Located in northwest Oklahoma – an hour and a-half from any major interstate – the biggest event in Waynoka is the annual Rattlesnake Roundup, a festival that draws people interested in witnessing a yearly culling of the Western Diamondback rattlesnake.

While the decapitation of thousands of slithering prairie critters isn’t my personal cup of tea, I have, in fact, paid my own way in to the Den of Death, a live snake pit on Waynoka’s main drag where tourists can see the reptiles up close and personal during the Roundup. But snake slaughter wasn’t what brought me to Waynoka on a recent weekend. This trip was for one of those off-the-beaten path places that, in order to know of it, you must be a multi-generational Okie.

Mad Max in the middle of the prairie

Like the name suggests, Little Sahara State Park is a desert landscape in miniature. Its 16,000 sandy acres were formed from the sediments of the Rocky Mountains being carried away by the Cimarron River over thousands of years.

Today, the area is considered one of the best areas for ATV riding in the Midwest, and an abundance of wild-looking 4x4s bears testament to that. Not only do they climb and crest impossible-looking dunes, they lend themselves perfectly to Mad Max fantasies that can creep into your head.

I rented my group’s ATVs for a half-day from Stewarts ATV & Buggy — really friendly people who come up first in Google searches. After you’ve signed away your right to a lawsuit, they will rent you either a four-person dune buggy or one-person ATV. By suggestion for first-timers, my friends and I settled on ATVs. After a hefty deposit and more paperwork, we donned our goggles (not provided) and helmets (provided) and were riding swiftly through Waynoka to the entrance of Little Sahara State Park. Once there, we paid a $10 fee and were off, riding and murdering for gasoline and water! (Well, not yet, at least.)

A freeing experience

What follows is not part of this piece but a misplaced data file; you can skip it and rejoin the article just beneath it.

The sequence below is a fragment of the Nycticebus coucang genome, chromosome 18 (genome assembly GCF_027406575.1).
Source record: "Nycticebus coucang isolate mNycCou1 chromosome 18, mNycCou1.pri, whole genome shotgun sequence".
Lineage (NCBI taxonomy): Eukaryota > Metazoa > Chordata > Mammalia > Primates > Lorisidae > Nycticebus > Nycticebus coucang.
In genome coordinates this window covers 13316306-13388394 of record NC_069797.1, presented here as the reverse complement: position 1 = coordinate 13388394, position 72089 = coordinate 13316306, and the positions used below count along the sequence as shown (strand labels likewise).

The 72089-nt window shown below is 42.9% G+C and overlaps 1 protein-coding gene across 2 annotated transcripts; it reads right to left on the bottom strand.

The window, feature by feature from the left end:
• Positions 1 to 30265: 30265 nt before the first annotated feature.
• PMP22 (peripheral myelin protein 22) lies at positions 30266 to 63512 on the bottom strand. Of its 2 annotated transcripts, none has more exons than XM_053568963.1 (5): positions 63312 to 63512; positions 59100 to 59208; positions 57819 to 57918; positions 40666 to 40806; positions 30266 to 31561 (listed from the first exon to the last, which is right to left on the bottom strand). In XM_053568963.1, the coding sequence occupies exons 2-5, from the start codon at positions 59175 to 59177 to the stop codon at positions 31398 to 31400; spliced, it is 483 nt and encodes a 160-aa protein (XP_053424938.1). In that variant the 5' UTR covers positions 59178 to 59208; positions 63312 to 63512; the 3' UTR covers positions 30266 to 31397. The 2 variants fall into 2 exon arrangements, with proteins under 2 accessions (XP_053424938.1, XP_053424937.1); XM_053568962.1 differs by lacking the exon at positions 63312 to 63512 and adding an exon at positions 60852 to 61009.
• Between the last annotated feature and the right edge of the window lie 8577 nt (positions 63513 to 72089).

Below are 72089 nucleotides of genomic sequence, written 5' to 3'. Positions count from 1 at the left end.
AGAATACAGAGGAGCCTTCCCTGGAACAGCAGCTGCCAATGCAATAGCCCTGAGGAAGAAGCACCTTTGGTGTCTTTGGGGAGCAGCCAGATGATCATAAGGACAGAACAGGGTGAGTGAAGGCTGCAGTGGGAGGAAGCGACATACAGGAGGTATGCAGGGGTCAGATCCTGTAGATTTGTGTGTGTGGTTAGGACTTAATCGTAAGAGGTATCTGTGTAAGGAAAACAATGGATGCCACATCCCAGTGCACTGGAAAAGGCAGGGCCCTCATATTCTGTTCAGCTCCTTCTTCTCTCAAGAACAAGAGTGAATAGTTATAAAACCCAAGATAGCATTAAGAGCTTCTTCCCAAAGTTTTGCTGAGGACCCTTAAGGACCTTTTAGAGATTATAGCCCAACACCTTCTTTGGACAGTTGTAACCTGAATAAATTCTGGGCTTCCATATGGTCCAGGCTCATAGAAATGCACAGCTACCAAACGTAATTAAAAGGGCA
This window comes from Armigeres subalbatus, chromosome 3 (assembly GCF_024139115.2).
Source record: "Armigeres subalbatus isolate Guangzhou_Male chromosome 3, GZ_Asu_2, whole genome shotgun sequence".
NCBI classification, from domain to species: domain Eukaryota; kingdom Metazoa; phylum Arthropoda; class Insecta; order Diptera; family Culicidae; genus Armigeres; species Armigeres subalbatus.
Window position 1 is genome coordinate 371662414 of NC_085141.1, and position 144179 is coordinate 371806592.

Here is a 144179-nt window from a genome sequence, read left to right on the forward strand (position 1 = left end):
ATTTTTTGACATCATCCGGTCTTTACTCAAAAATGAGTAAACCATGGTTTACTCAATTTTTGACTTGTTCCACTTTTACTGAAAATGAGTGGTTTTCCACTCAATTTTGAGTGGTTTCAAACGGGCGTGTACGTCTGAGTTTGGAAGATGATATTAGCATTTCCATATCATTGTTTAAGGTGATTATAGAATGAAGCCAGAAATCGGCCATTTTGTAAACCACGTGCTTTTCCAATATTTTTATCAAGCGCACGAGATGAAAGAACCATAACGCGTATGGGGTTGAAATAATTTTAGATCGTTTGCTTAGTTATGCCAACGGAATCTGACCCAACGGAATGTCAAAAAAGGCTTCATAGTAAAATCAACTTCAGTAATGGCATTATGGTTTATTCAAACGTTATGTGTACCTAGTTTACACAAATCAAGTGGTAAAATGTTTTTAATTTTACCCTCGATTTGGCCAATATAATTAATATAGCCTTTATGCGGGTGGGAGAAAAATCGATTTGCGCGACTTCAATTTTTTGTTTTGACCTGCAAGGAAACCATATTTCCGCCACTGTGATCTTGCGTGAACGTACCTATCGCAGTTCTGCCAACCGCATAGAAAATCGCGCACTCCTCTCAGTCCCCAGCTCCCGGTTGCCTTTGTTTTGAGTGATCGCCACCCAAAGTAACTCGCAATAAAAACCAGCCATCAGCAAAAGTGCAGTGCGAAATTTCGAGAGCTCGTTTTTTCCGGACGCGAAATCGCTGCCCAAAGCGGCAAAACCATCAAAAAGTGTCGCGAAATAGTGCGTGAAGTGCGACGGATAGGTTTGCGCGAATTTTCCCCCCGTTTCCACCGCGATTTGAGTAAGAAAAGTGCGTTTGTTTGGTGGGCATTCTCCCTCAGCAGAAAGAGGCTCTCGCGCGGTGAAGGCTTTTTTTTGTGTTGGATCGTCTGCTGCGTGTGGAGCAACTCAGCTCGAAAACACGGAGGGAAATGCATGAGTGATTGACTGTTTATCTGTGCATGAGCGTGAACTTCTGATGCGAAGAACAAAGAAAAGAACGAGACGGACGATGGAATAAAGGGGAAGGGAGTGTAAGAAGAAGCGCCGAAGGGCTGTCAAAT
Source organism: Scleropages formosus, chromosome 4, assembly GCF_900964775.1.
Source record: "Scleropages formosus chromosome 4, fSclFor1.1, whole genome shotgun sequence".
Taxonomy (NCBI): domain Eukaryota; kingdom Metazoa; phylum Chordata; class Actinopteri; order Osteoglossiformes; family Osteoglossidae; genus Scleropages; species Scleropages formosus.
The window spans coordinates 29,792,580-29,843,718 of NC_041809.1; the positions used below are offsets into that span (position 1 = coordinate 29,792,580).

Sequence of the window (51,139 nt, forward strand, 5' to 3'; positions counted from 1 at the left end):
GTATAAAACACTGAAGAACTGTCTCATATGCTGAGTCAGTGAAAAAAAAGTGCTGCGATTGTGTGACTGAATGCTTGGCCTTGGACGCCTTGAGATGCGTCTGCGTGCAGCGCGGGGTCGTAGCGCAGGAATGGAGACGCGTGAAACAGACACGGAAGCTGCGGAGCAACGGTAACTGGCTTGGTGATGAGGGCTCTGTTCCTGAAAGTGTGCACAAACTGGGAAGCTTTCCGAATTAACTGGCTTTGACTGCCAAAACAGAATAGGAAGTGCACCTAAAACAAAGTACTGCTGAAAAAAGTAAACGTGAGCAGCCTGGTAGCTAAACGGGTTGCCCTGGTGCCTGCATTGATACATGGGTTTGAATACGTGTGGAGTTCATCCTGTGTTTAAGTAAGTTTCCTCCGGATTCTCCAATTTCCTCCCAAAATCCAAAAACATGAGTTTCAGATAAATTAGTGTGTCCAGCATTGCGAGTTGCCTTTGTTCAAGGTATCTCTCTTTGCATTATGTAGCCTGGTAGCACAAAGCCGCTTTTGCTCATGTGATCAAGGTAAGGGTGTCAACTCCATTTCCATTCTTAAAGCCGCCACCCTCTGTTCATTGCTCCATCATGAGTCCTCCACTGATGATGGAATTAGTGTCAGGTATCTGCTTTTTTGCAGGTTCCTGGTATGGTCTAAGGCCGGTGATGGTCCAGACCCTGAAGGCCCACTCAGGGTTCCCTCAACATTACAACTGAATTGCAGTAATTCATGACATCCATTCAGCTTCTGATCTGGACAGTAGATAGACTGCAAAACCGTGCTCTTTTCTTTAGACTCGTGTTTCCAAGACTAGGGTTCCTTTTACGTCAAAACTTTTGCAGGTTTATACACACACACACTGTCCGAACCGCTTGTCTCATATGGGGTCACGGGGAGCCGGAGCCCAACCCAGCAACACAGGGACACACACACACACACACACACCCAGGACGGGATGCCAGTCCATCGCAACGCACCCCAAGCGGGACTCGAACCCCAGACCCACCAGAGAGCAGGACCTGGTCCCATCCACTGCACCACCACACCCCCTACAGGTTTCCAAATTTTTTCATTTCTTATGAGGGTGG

We started at the northern side of the park and entered a wooded area crisscrossed in every direction by sand trails. This is where we were supposed to find our footing and experiment with the machines before we headed out into the middle of the park to find larger dunes. Within an hour, we had a knack for handling the shifting sand, so we headed out into the dune area.

The largest of the dunes tops out at about 75 feet, which I can say was more than enough for my first-time experience. I know the expression is tired, but off-roading through the dunes was freeing. Most activities that society allows have built-in safety features to make them idiot-proof. This is not one of those places.

Rather than water the experience down by making more rules, park officials built a helipad next door. According to locals, one to two people usually die at little Sahara annually. While those numbers could be exaggerated, I do see the possibility for danger if the park was really crowded. Luckily for us, we were there on a beautiful weekday at the beginning of the season, so it wasn’t really busy at all. We were able to explore, learn and make mistakes without the extra hazard of a busy park.

After five hours of riding, we rode back to Stewarts, buying gasoline to top off on the way rather than pillaging and looting it Fury Road-style, unfortunately.

Little Sahara State Park, like most of Oklahoma’s natural wonders, doesn’t lend itself to superlative adjectives. Largest, greatest, tallest: None apply to this little gem, but it might be in the running for most fun minication.

(Kim Baker / Oklahoma Tourism)

Hungry? Make sure to have a reservation

After all of that riding, we had built up quite an appetite. Luckily for us, Waynoka plays home to a delicious German restaurant called Café Bahnof. The proprietor is a surly German named Dieter whose demeanor resembles a certain soup purveyor seen on Seinfeld. From prior experience, I knew that it was very, very, very important to make a reservation beforehand. When I was searching for the restaurant to double-check my spelling, I couldn’t help but read this last review:

We were a party of 9 from out of town and were turned away because we didn’t have a reservation! There was only one other table of 4 people in the place! When I asked if there was another place to eat the owner replied “I am not the town information center””, which sounds about par for the course.  If you make the attempt, go meekly and tread softly at first, and you will be rewarded with really delicious German food and great German beer that can be enjoyed inside or from the garten in back.

Sod story

If you’re still hungry for more northwestern Oklahoma adventure, then travel via Carmen and Cleo Springs on your way home. Off of Highway 8, you’ll pass by the Sod House Museum, a surprisingly interesting place where they have preserved the last original sod house in existence. Sod houses were the structures the first pioneers would construct on the treeless Great plains.

The friendly people there will dress you up in pioneer outfits and take your picture while pointing out that sheets hung over the beds were not to prevent mosquitoes from biting but rather snakes from falling out of the sod and on top of you as you slept.

That little fact just might be enough for you animal lovers to turn your head the other way while they harvest the rattlers a little further down the road.